Explanation of the Family Law Court Process
Family law matters are heard in the Federal Circuit and Family Court of Australia (“FCFCOA”). There are several hearings and court events, so this article is an explanation of the family law court process. The Court has published a comprehensive guide to all the different family law hearing types (including those not covered here).
Types of events and hearings
There are multiple types of family law court events:
- First return hearing/court event;
- Dispute resolution event (such as a conciliation conference, dispute resolution conference, private mediation, judicial settlement conference);
- Directions hearing;
- Interim hearing;
- Court children’s service interviews and reports;
- Compliance and readiness hearing;
- Trial management hearing; and
- Final hearing.
The specific circumstances of your matter will determine which of these events/hearings you will attend; you will not necessarily attend all of them. Depending on how your family law matter progresses through the court system, it may be that you must attend multiple of the same hearing type.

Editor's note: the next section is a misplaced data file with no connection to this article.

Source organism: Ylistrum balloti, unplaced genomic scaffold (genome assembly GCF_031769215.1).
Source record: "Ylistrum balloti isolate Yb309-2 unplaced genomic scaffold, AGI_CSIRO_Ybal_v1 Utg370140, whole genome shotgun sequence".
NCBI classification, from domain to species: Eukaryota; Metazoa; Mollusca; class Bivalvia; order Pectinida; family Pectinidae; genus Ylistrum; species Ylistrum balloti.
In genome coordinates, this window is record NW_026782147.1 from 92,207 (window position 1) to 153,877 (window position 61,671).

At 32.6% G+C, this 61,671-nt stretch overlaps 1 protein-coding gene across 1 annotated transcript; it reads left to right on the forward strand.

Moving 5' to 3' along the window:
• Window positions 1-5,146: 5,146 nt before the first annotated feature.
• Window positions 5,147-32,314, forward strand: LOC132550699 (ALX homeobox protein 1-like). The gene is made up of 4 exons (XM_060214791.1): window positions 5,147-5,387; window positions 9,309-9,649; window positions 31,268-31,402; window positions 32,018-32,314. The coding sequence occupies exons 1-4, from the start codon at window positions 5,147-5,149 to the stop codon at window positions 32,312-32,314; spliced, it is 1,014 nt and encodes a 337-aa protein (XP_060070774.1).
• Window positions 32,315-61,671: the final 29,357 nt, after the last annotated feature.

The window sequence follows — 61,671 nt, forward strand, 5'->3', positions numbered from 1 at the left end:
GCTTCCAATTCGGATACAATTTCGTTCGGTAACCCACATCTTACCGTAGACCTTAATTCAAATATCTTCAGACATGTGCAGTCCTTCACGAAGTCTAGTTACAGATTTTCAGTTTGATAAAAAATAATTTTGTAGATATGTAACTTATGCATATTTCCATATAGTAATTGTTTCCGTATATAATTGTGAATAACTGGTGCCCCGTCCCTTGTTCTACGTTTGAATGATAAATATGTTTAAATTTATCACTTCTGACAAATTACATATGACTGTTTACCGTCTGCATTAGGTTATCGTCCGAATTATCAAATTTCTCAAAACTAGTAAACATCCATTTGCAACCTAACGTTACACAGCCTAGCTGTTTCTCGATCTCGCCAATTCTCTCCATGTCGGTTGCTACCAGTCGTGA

First return hearing
The first return hearing is the first court date parties will attend after filing their application. The hearing is an opportunity to clearly identify which issues need to be determined and the steps to follow to progress the matter. Each party should attend (with their lawyer, if represented).
First return hearings are usually conducted by a Judicial Registrar. Some examples of the kinds of orders that the Judicial Registrar can make at a first return hearing include:
- Make procedural orders – instructions on the next steps required to move the case forward such as gathering evidence or attending on a family report writer;